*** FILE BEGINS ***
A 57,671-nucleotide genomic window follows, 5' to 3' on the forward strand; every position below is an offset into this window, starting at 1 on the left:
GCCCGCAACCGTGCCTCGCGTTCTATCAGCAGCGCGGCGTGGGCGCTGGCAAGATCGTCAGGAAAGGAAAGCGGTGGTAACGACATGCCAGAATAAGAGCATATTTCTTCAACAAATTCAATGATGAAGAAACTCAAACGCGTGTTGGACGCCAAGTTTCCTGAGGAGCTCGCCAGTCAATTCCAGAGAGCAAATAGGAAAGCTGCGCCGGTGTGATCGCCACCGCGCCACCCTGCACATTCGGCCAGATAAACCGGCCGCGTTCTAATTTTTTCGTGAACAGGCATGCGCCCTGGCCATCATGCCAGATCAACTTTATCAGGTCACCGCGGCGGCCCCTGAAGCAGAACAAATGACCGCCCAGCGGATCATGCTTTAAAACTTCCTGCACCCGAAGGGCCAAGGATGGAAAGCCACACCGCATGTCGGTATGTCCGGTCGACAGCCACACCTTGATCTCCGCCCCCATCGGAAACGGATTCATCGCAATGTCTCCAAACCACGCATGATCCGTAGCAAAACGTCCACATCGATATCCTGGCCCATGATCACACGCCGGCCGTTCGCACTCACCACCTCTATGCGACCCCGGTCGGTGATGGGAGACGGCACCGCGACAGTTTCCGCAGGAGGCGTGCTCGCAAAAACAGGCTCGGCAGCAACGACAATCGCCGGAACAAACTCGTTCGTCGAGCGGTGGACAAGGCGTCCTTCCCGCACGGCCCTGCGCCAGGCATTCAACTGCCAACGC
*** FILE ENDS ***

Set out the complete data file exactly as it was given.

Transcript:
A 57,671-nucleotide genomic window follows, 5' to 3' on the forward strand; every position below is an offset into this window, starting at 1 on the left:
GCCCGCAACCGTGCCTCGCGTTCTATCAGCAGCGCGGCGTGGGCGCTGGCAAGATCGTCAGGAAAGGAAAGCGGTGGTAACGACATGCCAGAATAAGAGCATATTTCTTCAACAAATTCAATGATGAAGAAACTCAAACGCGTGTTGGACGCCAAGTTTCCTGAGGAGCTCGCCAGTCAATTCCAGAGAGCAAATAGGAAAGCTGCGCCGGTGTGATCGCCACCGCGCCACCCTGCACATTCGGCCAGATAAACCGGCCGCGTTCTAATTTTTTCGTGAACAGGCATGCGCCCTGGCCATCATGCCAGATCAACTTTATCAGGTCACCGCGGCGGCCCCTGAAGCAGAACAAATGACCGCCCAGCGGATCATGCTTTAAAACTTCCTGCACCCGAAGGGCCAAGGATGGAAAGCCACACCGCATGTCGGTATGTCCGGTCGACAGCCACACCTTGATCTCCGCCCCCATCGGAAACGGATTCATCGCAATGTCTCCAAACCACGCATGATCCGTAGCAAAACGTCCACATCGATATCCTGGCCCATGATCACACGCCGGCCGTTCGCACTCACCACCTCTATGCGACCCCGGTCGGTGATGGGAGACGGCACCGCGACAGTTTCCGCAGGAGGCGTGCTCGCAAAAACAGGCTCGGCAGCAACGACAATCGCCGGAACAAACTCGTTCGTCGAGCGGTGGACAAGGCGTCCTTCCCGCACGGCCCTGCGCCAGGCATTCAACTGCCAACGC